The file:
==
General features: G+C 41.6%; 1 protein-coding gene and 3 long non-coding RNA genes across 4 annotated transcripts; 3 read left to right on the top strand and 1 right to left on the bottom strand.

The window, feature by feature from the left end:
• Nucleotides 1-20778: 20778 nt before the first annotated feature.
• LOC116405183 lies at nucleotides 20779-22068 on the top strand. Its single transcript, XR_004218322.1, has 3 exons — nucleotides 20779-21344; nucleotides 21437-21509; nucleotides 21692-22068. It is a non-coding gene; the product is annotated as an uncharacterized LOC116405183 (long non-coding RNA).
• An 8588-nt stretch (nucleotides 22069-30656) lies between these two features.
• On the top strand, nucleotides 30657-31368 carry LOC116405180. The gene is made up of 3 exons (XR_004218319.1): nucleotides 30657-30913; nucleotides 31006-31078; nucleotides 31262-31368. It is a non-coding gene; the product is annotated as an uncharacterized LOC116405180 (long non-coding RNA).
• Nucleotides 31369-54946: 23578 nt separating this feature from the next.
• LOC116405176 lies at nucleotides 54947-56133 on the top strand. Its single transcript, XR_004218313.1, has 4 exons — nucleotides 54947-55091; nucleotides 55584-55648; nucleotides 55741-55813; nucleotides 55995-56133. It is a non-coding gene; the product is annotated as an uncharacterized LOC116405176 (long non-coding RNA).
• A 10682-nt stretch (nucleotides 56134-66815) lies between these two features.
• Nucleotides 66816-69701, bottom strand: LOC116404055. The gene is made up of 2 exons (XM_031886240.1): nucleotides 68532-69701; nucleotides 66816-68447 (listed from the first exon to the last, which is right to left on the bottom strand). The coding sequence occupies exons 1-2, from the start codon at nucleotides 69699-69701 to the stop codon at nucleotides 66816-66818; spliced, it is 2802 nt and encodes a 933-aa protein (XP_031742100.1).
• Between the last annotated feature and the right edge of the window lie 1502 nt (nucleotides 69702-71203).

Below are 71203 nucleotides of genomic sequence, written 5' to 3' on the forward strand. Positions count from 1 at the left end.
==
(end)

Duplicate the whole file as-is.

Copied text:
General features: G+C 41.6%; 1 protein-coding gene and 3 long non-coding RNA genes across 4 annotated transcripts; 3 read left to right on the top strand and 1 right to left on the bottom strand.

The window, feature by feature from the left end:
• Nucleotides 1-20778: 20778 nt before the first annotated feature.
• LOC116405183 lies at nucleotides 20779-22068 on the top strand. Its single transcript, XR_004218322.1, has 3 exons — nucleotides 20779-21344; nucleotides 21437-21509; nucleotides 21692-22068. It is a non-coding gene; the product is annotated as an uncharacterized LOC116405183 (long non-coding RNA).
• An 8588-nt stretch (nucleotides 22069-30656) lies between these two features.
• On the top strand, nucleotides 30657-31368 carry LOC116405180. The gene is made up of 3 exons (XR_004218319.1): nucleotides 30657-30913; nucleotides 31006-31078; nucleotides 31262-31368. It is a non-coding gene; the product is annotated as an uncharacterized LOC116405180 (long non-coding RNA).
• Nucleotides 31369-54946: 23578 nt separating this feature from the next.
• LOC116405176 lies at nucleotides 54947-56133 on the top strand. Its single transcript, XR_004218313.1, has 4 exons — nucleotides 54947-55091; nucleotides 55584-55648; nucleotides 55741-55813; nucleotides 55995-56133. It is a non-coding gene; the product is annotated as an uncharacterized LOC116405176 (long non-coding RNA).
• A 10682-nt stretch (nucleotides 56134-66815) lies between these two features.
• Nucleotides 66816-69701, bottom strand: LOC116404055. The gene is made up of 2 exons (XM_031886240.1): nucleotides 68532-69701; nucleotides 66816-68447 (listed from the first exon to the last, which is right to left on the bottom strand). The coding sequence occupies exons 1-2, from the start codon at nucleotides 69699-69701 to the stop codon at nucleotides 66816-66818; spliced, it is 2802 nt and encodes a 933-aa protein (XP_031742100.1).
• Between the last annotated feature and the right edge of the window lie 1502 nt (nucleotides 69702-71203).

Below are 71203 nucleotides of genomic sequence, written 5' to 3' on the forward strand. Positions count from 1 at the left end.